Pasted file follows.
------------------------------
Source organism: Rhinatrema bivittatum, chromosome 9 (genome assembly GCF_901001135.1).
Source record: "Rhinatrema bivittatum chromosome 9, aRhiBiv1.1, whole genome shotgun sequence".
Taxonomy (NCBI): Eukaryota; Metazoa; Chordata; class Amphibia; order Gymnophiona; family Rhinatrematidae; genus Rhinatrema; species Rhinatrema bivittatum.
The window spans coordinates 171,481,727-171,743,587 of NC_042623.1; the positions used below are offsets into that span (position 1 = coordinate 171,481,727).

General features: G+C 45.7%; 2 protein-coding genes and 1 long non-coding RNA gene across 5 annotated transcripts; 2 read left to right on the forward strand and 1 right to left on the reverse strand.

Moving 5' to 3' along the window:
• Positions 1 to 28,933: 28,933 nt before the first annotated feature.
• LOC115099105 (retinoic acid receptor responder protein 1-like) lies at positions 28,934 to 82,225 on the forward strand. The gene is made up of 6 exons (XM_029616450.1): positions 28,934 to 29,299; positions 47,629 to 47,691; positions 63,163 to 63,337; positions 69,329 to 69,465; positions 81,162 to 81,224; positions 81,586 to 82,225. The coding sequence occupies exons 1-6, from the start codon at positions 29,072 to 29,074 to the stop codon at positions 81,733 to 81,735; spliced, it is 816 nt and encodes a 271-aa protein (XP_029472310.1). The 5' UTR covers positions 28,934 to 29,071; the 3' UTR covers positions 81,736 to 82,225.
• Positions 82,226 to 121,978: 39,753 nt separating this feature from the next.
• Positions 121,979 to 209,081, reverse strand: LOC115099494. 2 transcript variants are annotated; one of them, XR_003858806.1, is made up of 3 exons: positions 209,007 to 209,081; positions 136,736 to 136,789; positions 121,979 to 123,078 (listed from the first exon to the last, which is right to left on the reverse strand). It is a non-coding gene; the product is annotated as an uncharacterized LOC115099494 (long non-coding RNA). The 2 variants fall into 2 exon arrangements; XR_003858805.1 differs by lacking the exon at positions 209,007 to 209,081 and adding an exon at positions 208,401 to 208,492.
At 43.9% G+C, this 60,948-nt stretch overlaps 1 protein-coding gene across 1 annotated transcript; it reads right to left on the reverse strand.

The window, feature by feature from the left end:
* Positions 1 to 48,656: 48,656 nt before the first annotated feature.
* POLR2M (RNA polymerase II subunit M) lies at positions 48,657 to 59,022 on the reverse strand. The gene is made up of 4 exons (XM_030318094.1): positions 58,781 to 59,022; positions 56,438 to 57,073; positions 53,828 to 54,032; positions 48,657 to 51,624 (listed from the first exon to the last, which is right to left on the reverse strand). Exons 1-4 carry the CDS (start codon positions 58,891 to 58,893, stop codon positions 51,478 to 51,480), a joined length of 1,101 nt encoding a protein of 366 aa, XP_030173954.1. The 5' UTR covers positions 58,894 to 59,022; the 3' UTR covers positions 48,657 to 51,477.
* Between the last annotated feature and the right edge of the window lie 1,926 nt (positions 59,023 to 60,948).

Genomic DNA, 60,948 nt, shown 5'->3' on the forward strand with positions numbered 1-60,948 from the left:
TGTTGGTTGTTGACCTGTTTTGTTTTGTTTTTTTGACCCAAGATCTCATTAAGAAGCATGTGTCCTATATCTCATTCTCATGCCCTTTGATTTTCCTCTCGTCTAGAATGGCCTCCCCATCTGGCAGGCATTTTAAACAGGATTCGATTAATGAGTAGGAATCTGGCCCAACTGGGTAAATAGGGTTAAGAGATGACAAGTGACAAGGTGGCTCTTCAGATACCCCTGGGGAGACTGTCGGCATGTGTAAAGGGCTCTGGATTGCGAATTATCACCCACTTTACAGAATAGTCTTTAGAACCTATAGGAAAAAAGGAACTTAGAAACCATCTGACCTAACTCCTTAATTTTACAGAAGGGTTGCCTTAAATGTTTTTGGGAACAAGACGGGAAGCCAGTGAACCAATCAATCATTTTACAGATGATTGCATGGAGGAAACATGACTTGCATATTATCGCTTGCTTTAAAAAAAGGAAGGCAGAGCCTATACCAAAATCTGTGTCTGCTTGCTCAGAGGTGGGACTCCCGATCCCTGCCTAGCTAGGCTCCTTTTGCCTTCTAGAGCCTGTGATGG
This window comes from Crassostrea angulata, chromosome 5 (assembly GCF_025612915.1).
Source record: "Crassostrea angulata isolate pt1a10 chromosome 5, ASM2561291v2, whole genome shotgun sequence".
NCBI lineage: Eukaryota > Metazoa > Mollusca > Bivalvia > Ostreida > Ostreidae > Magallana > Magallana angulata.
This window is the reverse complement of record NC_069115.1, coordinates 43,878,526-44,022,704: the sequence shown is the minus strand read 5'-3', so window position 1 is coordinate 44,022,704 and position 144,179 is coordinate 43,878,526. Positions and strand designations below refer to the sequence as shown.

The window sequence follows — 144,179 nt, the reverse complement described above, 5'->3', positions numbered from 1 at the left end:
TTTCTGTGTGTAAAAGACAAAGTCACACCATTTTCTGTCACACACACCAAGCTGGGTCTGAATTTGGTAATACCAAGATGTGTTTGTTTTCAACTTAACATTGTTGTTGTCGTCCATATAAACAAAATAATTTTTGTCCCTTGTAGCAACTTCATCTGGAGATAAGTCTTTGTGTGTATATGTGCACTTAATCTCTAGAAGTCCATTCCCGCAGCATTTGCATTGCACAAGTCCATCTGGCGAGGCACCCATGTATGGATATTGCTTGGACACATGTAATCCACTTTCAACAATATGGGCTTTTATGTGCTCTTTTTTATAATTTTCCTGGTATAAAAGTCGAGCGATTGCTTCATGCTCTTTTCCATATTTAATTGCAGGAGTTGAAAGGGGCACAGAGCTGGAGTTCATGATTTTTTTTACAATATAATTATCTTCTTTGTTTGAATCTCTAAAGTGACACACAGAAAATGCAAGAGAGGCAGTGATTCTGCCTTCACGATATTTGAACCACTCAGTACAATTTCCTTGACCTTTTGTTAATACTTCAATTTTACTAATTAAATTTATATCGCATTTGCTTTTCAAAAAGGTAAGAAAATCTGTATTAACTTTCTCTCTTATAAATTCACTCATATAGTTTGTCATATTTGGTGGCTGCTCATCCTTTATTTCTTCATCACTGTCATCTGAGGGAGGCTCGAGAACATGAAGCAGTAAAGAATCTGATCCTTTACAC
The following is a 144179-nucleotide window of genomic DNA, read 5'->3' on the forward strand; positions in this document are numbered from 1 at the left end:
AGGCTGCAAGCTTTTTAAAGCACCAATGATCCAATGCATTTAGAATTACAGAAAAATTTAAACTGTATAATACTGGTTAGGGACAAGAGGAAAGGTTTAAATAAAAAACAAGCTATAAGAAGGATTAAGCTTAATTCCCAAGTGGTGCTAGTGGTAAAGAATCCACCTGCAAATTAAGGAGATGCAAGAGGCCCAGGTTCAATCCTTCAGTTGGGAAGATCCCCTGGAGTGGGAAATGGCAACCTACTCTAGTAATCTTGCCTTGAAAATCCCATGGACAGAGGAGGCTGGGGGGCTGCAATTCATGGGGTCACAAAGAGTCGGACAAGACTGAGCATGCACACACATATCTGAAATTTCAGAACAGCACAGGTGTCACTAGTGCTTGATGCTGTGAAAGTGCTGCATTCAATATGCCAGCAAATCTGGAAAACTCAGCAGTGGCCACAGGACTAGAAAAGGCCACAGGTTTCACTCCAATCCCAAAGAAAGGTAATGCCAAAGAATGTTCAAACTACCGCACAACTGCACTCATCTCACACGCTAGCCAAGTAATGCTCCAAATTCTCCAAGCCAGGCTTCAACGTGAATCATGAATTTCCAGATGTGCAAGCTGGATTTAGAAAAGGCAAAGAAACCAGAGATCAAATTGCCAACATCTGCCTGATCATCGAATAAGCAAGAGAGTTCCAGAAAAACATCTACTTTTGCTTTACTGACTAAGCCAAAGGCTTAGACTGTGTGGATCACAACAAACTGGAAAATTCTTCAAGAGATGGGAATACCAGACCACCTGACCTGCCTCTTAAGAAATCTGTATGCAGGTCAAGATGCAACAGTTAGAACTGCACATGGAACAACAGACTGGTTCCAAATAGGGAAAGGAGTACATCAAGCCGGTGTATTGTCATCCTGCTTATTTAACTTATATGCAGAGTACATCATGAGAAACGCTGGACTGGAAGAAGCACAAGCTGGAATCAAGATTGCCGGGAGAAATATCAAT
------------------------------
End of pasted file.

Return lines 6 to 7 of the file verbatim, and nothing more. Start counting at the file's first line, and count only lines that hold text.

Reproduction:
Moving 5' to 3' along the window:
• Positions 1 to 28,933: 28,933 nt before the first annotated feature.